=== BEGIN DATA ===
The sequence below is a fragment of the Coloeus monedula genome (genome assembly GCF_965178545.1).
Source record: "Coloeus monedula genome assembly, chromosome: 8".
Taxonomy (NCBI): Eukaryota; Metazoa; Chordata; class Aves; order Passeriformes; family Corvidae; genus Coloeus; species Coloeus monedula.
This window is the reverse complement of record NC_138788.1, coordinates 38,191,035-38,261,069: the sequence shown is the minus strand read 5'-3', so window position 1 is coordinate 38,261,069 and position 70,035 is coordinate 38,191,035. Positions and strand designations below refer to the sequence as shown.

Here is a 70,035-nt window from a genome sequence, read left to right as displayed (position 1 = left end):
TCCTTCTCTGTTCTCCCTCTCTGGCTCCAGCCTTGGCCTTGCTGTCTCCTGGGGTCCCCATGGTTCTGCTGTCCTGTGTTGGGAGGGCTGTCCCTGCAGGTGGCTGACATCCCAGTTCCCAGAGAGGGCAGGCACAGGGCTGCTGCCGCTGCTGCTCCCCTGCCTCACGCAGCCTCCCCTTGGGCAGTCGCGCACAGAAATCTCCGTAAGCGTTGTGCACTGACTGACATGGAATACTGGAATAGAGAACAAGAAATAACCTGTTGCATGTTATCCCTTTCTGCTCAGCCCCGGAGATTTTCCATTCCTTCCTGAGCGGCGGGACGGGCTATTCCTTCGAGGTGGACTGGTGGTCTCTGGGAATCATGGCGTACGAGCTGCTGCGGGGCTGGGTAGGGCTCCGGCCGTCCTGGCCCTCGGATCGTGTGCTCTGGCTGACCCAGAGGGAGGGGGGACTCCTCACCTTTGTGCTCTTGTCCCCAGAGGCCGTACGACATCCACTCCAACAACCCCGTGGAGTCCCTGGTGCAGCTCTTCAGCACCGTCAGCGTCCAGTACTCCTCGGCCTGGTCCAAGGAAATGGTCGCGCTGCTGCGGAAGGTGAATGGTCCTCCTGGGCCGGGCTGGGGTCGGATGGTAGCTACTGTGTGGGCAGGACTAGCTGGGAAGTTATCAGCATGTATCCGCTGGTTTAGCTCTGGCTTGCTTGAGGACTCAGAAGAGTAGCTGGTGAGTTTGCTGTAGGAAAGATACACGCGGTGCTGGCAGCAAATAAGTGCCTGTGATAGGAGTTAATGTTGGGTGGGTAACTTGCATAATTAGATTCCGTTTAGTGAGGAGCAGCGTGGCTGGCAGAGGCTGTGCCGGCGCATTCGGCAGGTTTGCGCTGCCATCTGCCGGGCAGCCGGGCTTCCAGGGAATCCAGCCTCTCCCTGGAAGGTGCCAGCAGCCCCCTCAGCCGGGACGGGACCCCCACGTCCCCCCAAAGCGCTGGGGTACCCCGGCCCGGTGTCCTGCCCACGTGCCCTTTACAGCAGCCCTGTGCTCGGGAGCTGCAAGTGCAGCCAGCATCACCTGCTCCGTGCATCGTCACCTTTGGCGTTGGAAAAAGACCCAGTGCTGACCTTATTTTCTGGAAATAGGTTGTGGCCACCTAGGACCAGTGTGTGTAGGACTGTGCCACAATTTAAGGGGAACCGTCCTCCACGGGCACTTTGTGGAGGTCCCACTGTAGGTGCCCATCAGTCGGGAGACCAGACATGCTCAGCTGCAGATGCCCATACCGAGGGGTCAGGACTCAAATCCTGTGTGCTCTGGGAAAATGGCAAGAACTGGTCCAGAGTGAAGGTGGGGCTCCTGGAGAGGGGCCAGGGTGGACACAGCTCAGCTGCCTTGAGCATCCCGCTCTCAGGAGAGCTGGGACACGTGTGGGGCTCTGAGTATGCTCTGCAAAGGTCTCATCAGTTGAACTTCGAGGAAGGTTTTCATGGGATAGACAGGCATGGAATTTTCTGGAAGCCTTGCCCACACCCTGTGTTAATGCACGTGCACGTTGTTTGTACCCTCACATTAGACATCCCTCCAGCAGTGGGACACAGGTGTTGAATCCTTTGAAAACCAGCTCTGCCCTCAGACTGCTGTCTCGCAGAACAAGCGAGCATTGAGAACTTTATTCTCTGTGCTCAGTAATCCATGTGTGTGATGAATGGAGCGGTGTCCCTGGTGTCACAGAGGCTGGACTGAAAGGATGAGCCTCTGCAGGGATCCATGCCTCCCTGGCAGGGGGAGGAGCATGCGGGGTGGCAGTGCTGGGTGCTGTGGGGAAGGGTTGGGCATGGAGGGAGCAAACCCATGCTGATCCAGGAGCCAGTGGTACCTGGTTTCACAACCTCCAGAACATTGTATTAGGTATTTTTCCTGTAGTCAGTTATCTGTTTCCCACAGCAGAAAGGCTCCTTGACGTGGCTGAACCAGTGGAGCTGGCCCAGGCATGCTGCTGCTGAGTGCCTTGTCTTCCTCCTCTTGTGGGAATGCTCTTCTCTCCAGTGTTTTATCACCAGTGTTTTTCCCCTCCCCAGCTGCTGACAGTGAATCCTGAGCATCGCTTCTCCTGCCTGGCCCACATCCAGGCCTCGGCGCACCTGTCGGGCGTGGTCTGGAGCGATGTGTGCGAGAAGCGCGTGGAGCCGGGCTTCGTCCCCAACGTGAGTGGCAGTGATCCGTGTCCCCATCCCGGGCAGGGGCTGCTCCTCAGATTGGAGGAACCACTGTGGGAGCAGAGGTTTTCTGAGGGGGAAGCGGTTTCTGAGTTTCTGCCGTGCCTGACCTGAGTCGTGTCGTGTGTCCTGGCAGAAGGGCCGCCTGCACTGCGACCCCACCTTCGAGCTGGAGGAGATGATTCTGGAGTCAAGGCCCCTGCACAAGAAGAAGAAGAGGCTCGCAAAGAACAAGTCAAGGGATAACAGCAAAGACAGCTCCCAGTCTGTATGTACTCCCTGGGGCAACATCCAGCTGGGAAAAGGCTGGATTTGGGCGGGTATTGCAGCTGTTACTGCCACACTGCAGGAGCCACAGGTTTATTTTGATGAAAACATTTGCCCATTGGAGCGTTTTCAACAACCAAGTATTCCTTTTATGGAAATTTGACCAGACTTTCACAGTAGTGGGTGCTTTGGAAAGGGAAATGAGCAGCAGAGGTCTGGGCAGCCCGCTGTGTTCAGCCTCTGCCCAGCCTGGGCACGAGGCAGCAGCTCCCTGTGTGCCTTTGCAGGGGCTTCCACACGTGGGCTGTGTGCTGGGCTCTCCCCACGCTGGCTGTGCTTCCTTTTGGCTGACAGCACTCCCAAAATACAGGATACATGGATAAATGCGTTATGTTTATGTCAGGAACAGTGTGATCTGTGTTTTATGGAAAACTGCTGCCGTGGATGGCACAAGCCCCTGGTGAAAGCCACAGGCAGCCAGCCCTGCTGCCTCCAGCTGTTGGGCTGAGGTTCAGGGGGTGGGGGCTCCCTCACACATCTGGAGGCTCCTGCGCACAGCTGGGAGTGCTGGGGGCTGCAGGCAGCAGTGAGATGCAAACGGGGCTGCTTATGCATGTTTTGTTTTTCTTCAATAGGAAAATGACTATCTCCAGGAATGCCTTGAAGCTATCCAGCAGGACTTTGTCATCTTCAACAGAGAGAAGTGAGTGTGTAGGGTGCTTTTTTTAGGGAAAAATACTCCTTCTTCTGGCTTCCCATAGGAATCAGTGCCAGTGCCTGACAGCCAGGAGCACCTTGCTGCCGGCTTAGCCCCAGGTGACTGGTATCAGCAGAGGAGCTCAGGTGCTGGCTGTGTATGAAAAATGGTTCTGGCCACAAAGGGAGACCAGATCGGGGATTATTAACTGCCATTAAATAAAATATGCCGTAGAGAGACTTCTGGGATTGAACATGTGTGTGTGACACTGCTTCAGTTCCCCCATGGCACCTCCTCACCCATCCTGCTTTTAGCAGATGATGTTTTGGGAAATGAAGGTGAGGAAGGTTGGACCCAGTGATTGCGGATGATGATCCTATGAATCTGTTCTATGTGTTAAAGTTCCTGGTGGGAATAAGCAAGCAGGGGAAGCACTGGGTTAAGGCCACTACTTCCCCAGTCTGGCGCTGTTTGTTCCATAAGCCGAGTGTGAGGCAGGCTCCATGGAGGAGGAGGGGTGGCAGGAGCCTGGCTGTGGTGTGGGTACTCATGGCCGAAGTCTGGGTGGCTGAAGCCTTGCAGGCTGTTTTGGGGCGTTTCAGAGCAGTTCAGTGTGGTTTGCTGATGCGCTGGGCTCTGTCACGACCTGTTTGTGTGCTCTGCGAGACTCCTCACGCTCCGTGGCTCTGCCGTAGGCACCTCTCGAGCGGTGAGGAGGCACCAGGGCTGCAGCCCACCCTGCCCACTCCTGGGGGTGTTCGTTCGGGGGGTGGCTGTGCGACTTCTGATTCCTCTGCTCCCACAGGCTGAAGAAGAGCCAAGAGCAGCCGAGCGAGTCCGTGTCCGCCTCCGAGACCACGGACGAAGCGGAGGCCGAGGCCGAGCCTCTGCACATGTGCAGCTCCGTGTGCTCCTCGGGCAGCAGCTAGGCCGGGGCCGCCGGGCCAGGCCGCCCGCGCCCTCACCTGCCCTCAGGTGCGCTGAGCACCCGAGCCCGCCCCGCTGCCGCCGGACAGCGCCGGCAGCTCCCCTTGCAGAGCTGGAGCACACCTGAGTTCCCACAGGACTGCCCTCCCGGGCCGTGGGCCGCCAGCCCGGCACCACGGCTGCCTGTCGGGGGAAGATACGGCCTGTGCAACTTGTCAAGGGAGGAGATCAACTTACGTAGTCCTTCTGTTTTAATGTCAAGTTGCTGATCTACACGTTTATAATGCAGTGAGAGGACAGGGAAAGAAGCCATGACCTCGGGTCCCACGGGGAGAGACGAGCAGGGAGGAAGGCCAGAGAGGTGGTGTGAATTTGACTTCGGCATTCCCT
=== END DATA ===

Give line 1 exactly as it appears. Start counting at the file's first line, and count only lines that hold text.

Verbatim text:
The sequence below is a fragment of the Coloeus monedula genome (genome assembly GCF_965178545.1).